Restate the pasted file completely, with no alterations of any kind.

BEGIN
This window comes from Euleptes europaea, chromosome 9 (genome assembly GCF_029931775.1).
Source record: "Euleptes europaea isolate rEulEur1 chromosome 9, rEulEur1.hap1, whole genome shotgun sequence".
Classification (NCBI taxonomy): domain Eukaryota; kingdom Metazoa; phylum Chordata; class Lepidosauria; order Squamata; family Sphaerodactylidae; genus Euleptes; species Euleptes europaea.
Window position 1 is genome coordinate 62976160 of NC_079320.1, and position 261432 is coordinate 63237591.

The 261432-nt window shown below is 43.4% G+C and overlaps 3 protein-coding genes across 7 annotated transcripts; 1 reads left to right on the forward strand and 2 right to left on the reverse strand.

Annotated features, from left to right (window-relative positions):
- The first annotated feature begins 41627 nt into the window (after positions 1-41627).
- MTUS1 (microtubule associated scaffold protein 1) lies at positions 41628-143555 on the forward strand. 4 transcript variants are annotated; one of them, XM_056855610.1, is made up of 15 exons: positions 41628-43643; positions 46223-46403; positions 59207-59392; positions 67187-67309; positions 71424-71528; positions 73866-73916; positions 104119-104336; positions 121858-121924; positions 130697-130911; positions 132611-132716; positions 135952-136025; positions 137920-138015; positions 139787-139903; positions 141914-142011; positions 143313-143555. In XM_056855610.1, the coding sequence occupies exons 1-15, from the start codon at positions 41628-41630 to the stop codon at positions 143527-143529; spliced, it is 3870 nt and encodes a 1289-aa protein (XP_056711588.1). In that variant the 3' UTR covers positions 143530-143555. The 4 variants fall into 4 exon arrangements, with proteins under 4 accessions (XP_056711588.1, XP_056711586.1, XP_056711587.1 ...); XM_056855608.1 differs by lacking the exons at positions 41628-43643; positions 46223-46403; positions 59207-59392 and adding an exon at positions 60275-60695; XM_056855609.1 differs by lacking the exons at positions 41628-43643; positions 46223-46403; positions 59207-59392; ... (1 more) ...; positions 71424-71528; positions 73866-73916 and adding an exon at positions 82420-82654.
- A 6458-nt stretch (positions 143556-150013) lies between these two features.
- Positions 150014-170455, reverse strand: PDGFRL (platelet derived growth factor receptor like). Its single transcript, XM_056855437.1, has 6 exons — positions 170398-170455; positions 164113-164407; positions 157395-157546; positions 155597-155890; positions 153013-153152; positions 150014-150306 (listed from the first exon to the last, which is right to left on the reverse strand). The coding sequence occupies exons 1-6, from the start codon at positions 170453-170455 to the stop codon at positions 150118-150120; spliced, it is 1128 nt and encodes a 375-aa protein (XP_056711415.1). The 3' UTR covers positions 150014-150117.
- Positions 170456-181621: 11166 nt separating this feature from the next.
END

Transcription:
This window comes from Euleptes europaea, chromosome 9 (genome assembly GCF_029931775.1).
Source record: "Euleptes europaea isolate rEulEur1 chromosome 9, rEulEur1.hap1, whole genome shotgun sequence".
Classification (NCBI taxonomy): domain Eukaryota; kingdom Metazoa; phylum Chordata; class Lepidosauria; order Squamata; family Sphaerodactylidae; genus Euleptes; species Euleptes europaea.
Window position 1 is genome coordinate 62976160 of NC_079320.1, and position 261432 is coordinate 63237591.

The 261432-nt window shown below is 43.4% G+C and overlaps 3 protein-coding genes across 7 annotated transcripts; 1 reads left to right on the forward strand and 2 right to left on the reverse strand.

Annotated features, from left to right (window-relative positions):
- The first annotated feature begins 41627 nt into the window (after positions 1-41627).
- MTUS1 (microtubule associated scaffold protein 1) lies at positions 41628-143555 on the forward strand. 4 transcript variants are annotated; one of them, XM_056855610.1, is made up of 15 exons: positions 41628-43643; positions 46223-46403; positions 59207-59392; positions 67187-67309; positions 71424-71528; positions 73866-73916; positions 104119-104336; positions 121858-121924; positions 130697-130911; positions 132611-132716; positions 135952-136025; positions 137920-138015; positions 139787-139903; positions 141914-142011; positions 143313-143555. In XM_056855610.1, the coding sequence occupies exons 1-15, from the start codon at positions 41628-41630 to the stop codon at positions 143527-143529; spliced, it is 3870 nt and encodes a 1289-aa protein (XP_056711588.1). In that variant the 3' UTR covers positions 143530-143555. The 4 variants fall into 4 exon arrangements, with proteins under 4 accessions (XP_056711588.1, XP_056711586.1, XP_056711587.1 ...); XM_056855608.1 differs by lacking the exons at positions 41628-43643; positions 46223-46403; positions 59207-59392 and adding an exon at positions 60275-60695; XM_056855609.1 differs by lacking the exons at positions 41628-43643; positions 46223-46403; positions 59207-59392; ... (1 more) ...; positions 71424-71528; positions 73866-73916 and adding an exon at positions 82420-82654.
- A 6458-nt stretch (positions 143556-150013) lies between these two features.
- Positions 150014-170455, reverse strand: PDGFRL (platelet derived growth factor receptor like). Its single transcript, XM_056855437.1, has 6 exons — positions 170398-170455; positions 164113-164407; positions 157395-157546; positions 155597-155890; positions 153013-153152; positions 150014-150306 (listed from the first exon to the last, which is right to left on the reverse strand). The coding sequence occupies exons 1-6, from the start codon at positions 170453-170455 to the stop codon at positions 150118-150120; spliced, it is 1128 nt and encodes a 375-aa protein (XP_056711415.1). The 3' UTR covers positions 150014-150117.
- Positions 170456-181621: 11166 nt separating this feature from the next.